If you don’t have a way to purify your water, you can use regular unscented chlorine bleach. These instructions from the CDC explain how.


Have an empty cooler available to store food from your fridge and freezer if the power goes out. Eat your perishable food first.

Tubs are a great way to store your emergency essentials because they keep everything in one place and are easily accessible. Buy tubs in bright colors like orange (here’s one option), and label them on all sides with strong tape.

If you live in an area prone to flooding, store your food tub on a high, but accessible shelf. You may want to line the inside of the tub with a large plastic bag and tie it off securely before you close and duct tape the lid. Keep food tubs away from rodents, bugs, and pests.

If you need to store a lot of food, buy a garbage can instead of a tub. Make sure it has wheels so you can move it quickly and easily. Be sure to bubble wrap food packaged in glass bottles and jars and label them. In addition to food, include:

Napkins/paper towels
Salt, pepper, and spices
A manual can opener
Forks, spoons, and knives
Mixing bowls
A cutting board
Kitchen utensils
Empty storage bowls with lids
Extra virgin olive oil

After an emergency hits, take an inventory of your pantry and put all clean and edible food in an empty tub or garbage can with wheels.

A first aid kit, such as Red Cross First Aid Kit
An extra pair of eyeglasses, contacts, and/or reading glasses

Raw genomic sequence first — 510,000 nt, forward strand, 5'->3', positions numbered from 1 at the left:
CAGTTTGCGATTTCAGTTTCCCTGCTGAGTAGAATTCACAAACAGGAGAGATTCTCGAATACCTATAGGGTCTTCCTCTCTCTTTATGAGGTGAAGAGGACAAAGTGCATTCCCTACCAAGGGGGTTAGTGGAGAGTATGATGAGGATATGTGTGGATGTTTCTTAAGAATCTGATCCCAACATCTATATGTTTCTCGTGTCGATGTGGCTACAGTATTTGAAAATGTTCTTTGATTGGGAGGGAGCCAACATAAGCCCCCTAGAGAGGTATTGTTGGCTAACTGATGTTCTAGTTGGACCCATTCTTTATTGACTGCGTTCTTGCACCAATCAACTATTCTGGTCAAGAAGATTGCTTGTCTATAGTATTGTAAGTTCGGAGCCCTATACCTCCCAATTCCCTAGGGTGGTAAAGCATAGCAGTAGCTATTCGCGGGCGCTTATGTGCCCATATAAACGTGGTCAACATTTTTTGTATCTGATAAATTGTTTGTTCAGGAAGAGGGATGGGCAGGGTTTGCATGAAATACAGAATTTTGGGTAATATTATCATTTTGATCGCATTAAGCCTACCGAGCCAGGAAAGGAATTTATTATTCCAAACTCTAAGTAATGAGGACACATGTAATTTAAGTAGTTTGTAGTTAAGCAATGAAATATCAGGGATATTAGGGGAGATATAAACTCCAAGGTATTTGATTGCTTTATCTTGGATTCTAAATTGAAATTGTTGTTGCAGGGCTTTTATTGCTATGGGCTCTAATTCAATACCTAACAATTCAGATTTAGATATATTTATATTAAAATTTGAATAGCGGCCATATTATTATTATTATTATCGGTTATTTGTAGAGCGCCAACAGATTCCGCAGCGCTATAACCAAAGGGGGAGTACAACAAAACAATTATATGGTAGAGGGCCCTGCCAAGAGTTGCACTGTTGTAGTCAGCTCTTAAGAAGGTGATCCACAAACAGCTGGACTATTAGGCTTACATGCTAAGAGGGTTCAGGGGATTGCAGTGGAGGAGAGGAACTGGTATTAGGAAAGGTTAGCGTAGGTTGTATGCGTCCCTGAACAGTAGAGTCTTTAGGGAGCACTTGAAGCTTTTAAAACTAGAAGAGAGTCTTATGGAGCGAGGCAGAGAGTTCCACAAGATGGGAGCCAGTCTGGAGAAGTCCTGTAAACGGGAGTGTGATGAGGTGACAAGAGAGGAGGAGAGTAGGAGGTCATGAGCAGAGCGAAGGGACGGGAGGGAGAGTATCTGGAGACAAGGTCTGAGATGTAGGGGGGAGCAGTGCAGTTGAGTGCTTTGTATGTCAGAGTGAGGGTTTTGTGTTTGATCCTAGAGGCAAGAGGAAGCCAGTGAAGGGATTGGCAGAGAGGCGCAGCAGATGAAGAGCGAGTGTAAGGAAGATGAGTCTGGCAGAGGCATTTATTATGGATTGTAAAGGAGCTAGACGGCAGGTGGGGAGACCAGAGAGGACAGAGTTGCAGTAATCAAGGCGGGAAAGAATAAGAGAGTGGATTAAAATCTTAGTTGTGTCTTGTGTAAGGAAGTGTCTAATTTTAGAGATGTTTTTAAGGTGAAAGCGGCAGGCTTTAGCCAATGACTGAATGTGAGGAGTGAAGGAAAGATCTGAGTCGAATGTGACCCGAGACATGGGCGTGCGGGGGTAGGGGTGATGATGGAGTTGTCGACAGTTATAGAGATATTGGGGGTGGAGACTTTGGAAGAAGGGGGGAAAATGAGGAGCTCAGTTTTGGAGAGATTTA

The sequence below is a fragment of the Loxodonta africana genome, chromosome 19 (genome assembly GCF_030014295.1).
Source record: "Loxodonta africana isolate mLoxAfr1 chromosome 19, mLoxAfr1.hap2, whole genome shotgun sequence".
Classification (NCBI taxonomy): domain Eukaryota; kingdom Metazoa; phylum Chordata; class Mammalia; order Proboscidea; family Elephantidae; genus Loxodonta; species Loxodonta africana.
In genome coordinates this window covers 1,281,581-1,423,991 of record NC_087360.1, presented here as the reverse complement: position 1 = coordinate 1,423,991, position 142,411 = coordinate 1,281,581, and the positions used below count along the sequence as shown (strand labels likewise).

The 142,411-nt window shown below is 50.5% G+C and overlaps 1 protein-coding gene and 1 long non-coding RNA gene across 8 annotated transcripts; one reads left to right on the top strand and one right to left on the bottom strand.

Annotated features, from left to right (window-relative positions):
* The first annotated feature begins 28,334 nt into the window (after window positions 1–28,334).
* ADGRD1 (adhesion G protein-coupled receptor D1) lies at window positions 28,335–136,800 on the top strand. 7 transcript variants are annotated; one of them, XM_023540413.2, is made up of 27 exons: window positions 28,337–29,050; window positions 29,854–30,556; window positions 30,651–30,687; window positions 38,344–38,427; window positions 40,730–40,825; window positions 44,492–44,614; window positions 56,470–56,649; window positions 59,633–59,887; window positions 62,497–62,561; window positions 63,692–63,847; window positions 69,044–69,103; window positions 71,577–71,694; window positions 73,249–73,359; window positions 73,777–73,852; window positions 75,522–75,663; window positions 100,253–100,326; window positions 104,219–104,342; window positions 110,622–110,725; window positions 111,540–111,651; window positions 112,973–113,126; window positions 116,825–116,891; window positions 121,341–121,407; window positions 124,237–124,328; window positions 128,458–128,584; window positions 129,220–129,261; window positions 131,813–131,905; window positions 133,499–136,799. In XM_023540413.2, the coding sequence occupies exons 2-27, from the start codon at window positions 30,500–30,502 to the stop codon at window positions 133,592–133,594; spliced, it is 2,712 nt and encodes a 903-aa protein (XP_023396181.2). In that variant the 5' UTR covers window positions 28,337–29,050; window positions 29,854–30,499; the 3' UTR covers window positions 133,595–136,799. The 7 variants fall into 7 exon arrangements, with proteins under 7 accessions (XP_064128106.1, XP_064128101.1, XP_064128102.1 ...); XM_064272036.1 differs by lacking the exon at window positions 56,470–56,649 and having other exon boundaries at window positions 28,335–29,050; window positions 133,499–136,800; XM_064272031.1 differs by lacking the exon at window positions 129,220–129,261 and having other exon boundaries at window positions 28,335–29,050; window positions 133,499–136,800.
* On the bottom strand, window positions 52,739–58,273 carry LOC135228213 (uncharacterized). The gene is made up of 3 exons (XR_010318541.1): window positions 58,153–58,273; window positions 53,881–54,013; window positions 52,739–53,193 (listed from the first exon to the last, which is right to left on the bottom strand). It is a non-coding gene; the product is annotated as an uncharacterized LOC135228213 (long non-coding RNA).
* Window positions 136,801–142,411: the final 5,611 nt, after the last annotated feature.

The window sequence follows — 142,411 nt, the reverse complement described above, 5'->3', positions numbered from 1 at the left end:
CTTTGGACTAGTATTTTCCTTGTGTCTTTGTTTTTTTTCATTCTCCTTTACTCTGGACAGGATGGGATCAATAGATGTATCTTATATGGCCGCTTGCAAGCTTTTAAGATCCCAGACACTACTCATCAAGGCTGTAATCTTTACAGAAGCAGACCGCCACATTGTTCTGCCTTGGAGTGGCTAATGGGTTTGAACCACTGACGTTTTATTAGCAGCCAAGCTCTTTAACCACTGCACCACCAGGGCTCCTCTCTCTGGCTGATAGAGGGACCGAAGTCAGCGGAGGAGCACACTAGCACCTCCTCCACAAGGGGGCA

A magnifying glass
A whistle to call for help
Disposable dust mask/surgical mask
Essential medication, including painkillers
A flashlight
Portable lighting
Gloves (you may have to pick up shards of glass)
Extra batteries in every size
A portable cellphone charger
A solar powered radio
A solar powered cell phone charger
A battery operated fan
A battery operated radio
Battery operated candles
Extra blankets
A rain poncho & umbrella
A hard hat
A wedge
A knife
A pair of scissors
A headlamp
Two-way radios
Extra set of car/house keys
Plastic sheeting
Bug spray
Paper towels
Matches (in a waterproof container)
Light stick
Paper and pencil/pen
Trash bags (line your toilet with them if there’s no plumbing)
$100 in small bills
Maxi pads (they can be used to absorb blood anywhere on the body)
Tampons (they can also be used for a bloody nose)
Soap, baby wipes, and/or hand sanitizers
Local maps in case you need to find authorities or shelters
Air horn
Toilet paper

Include copies of your important documents, such as IDs, proof of address, utility bills, insurance policies, deed/lease, and important phone numbers, including the numbers of loved ones, city services, and insurance companies. Be sure to put them in a waterproof bag.

Baby food
Infant formula
Headphones (blocks out loud sounds)
A disposable dust mask (protects against dust, smoke, and harmful fumes)
Clean clothes
Sleeping supplies
A portable baby crib

Store enough pet food and water for at least two weeks, and include:

A pet blanket
A brush
Medication (including flea, pain, and anti-anxiety medication)
An extra collar with ID tag
A leash (include one for your cat, too)
A muzzle
Lids or caps for your pet food
A pet dish
A pet first aid kit

Have an easily accessible carrying case for your dog and/or cat stored near your pet emergency tub. If your house isn’t habitable, you’ll want a portable place to keep your pet(s) safe. There could be glass on the ground, downed power lines, and other animals around. It’s not safe for pets to roam outside during an emergency.